of Billy Budd
a flawless company premiere that opened September 18,
the Washington National Opera presented Billy Budd,
Benjamin Britten's collaboration with E. M. Forster.
Using the 1961 revised two-act version, WNO offers this all-male
opera September 21, 25, 27, 30 and October 3. The opera Billy
Budd is based on the novella of the same title by Herman Melville.
The Britten/Forster collaboration has transposed the setting to
a British warship after the French Revolution and during the Napoleonic
the H.M.S. Indomitable during the summer of 1797, Billy Budd falls
victim to the reign of terror exacted by Master-at-arms John Claggert.
This is a navy of forced conscription and the dread word mutiny
preys on the fears of Captain Vere and his fellow officers. Budd,
however, is unique--a foundling who does not know his origins
or date of birth, he has found a home with a career on the sea.
As the opera begins, he says good-bye to his last ship The Rights
of Man and thus, in saying the ship's name, plants a seed of suspicion
among the warship's leaders who ask the dirty-dealing Claggert
to keep an eye on the new recruit.
the end of Act I, Claggert, also known derogatively by the crew
as Jemmy Legs, has sent his corporal Squeak and a pathetic
boy who has been flogged into submission after Budd. The old salt
Dansker has warned Budd, whom he calls Baby, that Claggert
is a danger to him but Budd tells Dansker that Claggert likes
him and calls him a sweet and pleasant fellow.
Act II, war erupts both inside the ship and without. As Jemmy
Legs approaches his captain to say that Budd is planning a mutiny,
a French frigate sails into view and the captain issues a call
to arms. Unfortunately a mist descends and the battle is halted
allowing Claggert to lodge his accusation. Vere refuses to believe
Claggert, but summons Budd to clear up the matter. Budd who stammers
cannot speak and defend himself. Instead he strikes Claggert and
kills him with one blow. Captain Vere, who bears the nickname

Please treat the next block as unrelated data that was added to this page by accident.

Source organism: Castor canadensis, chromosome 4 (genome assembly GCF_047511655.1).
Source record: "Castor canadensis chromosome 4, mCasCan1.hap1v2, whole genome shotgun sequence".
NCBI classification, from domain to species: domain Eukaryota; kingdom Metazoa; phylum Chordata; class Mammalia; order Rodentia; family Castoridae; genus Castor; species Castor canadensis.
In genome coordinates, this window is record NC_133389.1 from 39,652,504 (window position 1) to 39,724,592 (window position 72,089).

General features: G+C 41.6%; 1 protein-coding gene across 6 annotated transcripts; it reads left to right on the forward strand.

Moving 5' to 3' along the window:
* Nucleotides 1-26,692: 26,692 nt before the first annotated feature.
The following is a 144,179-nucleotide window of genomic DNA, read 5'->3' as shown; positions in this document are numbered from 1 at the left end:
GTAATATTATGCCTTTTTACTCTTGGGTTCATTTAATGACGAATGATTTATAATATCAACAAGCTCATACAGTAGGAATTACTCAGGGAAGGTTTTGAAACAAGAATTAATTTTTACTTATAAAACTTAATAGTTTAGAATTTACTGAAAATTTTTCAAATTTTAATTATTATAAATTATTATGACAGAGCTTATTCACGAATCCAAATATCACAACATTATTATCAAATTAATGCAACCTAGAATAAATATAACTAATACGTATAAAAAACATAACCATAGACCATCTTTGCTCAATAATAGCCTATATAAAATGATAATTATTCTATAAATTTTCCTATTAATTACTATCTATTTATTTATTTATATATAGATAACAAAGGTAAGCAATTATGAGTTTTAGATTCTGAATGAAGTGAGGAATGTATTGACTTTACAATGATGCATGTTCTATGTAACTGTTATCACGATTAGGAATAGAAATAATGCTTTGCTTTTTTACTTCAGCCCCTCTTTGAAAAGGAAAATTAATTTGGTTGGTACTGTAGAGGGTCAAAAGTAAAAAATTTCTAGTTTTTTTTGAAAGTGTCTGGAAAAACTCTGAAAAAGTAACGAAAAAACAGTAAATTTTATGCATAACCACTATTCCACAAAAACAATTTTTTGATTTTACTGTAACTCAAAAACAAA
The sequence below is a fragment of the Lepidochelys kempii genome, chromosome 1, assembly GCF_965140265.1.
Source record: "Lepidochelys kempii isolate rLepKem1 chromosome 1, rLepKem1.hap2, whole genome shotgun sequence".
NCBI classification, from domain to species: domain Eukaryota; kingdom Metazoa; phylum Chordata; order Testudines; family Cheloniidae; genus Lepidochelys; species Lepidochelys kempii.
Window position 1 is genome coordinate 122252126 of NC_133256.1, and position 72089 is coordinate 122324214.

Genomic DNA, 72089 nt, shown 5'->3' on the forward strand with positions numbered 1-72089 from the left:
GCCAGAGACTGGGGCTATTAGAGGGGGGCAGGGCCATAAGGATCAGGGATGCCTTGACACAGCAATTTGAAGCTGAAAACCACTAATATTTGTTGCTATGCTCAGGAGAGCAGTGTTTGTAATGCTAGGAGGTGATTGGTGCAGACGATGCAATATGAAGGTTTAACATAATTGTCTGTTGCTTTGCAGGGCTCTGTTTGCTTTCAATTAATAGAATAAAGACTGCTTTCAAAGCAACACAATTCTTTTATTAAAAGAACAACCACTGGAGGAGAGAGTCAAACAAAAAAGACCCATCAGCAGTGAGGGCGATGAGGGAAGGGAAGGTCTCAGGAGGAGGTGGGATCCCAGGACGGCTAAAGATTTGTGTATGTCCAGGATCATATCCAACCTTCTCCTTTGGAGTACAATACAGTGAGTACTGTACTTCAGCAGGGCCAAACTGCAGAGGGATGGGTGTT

Starry Vere and who is the narrator of this story, opening
and closing the opera as an old man ruminating on good and evil,
cannot justify bending the rules to save this likeable young man
Billy Budd. Even so, Budd refuses to allow his shipmates to save
him and he blesses Vere who stands by as Budd is hanged.
the direction of Francesca Zambello, winner of the British
Olivier Award for Best Opera Production and the French Grand prix
des critiques, Billy Budd at a two-and-one-half-hour run
time is a well-integrated production in which no single singer,
scene, or instrument is as important as the whole universe created
by Melville, Forster, and Britten. English tenor Robin Leggate
as Captain Vere was convincing as the tormented moralist. American
baritone Dwayne Croft as the pretty boy but stammering
Billy Budd made the audience believe in his purity, especially
as he sings his last aria about being lashed in a hammock and
dropped deep into the sea. Likewise Samuel Ramey, a renowned
bass, made it easy to see how evil Master-at-arms Claggert was.
Despite excellent singing by each principal performer, what stands
out in memory are the choral numbers where the company sings such
pieces as the sea chantey Heave Away or the lyrical song in patriotic
support of Starry Vere. Set designer Alison Chitty has aptly provided
a massive platform that tilts up and down allowing the audience
to see activities above and below the Indomitable's deck. Because
Britten does not provide an orchestral overture, the orchestra
becomes another part of this well-integrated whole.
National Opera has coupled Giordano's Andrea
Chenier with Benjamin Britten's Billy Budd as the
2004-2005 season openers. Both operas deal with fear and uprisings
of the common man in and around the time of the French Revolution.
Theater-goers tuned into current day political issues should find
these operas resonant but not strident.